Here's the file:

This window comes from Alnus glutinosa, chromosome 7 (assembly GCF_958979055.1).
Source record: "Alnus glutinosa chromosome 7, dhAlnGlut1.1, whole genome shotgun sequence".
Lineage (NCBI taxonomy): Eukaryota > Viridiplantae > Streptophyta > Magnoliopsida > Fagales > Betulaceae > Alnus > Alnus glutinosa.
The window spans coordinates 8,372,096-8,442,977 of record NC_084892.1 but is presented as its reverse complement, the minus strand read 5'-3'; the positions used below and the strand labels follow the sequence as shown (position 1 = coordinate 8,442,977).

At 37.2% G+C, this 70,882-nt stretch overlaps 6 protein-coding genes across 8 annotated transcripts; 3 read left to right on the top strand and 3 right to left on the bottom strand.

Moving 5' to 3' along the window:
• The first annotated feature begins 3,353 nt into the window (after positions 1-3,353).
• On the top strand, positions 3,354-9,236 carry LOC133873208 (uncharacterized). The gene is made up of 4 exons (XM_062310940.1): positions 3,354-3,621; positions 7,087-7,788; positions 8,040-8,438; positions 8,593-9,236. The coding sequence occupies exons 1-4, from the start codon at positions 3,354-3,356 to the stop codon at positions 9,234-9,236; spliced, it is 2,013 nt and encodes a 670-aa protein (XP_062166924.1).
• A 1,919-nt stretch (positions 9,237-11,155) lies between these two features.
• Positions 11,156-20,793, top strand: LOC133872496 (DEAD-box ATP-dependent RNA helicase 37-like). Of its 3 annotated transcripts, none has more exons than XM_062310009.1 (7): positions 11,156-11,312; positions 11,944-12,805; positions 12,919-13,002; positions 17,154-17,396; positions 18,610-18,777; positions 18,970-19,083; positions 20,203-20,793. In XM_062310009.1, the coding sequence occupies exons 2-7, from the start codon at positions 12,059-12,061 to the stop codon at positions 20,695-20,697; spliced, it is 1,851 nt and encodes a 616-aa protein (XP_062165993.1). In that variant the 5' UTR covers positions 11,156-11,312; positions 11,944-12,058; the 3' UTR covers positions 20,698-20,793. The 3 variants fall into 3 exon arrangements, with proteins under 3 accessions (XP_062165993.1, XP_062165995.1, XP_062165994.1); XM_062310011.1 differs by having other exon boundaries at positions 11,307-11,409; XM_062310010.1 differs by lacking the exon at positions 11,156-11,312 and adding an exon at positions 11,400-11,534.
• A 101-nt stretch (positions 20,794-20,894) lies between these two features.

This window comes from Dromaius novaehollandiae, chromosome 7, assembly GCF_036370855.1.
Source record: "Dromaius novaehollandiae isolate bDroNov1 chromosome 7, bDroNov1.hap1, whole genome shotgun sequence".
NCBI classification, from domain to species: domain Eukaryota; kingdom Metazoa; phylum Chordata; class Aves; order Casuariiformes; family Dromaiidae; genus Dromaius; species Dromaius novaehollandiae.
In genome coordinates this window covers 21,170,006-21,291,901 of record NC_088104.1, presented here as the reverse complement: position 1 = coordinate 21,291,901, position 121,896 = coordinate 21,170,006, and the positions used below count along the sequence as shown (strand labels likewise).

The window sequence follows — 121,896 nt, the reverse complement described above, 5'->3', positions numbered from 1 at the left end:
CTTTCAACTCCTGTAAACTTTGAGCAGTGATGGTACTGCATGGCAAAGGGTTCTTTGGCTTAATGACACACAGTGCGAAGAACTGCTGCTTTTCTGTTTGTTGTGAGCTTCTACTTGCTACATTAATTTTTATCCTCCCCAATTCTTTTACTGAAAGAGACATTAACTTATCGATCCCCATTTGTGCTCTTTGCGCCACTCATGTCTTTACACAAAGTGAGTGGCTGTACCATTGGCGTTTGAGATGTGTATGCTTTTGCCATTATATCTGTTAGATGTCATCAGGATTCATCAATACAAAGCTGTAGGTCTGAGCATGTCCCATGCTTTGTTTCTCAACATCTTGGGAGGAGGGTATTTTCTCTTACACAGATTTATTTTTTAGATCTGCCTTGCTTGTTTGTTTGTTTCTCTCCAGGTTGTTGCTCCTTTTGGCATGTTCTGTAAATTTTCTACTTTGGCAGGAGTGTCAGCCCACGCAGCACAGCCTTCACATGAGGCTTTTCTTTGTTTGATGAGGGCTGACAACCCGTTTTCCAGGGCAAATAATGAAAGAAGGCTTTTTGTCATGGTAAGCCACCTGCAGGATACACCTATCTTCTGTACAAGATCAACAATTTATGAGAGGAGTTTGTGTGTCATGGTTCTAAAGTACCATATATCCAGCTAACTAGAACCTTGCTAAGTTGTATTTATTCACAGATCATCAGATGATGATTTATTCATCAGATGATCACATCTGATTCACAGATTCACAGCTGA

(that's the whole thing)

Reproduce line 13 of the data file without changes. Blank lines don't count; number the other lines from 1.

Source record: "Dromaius novaehollandiae isolate bDroNov1 chromosome 7, bDroNov1.hap1, whole genome shotgun sequence".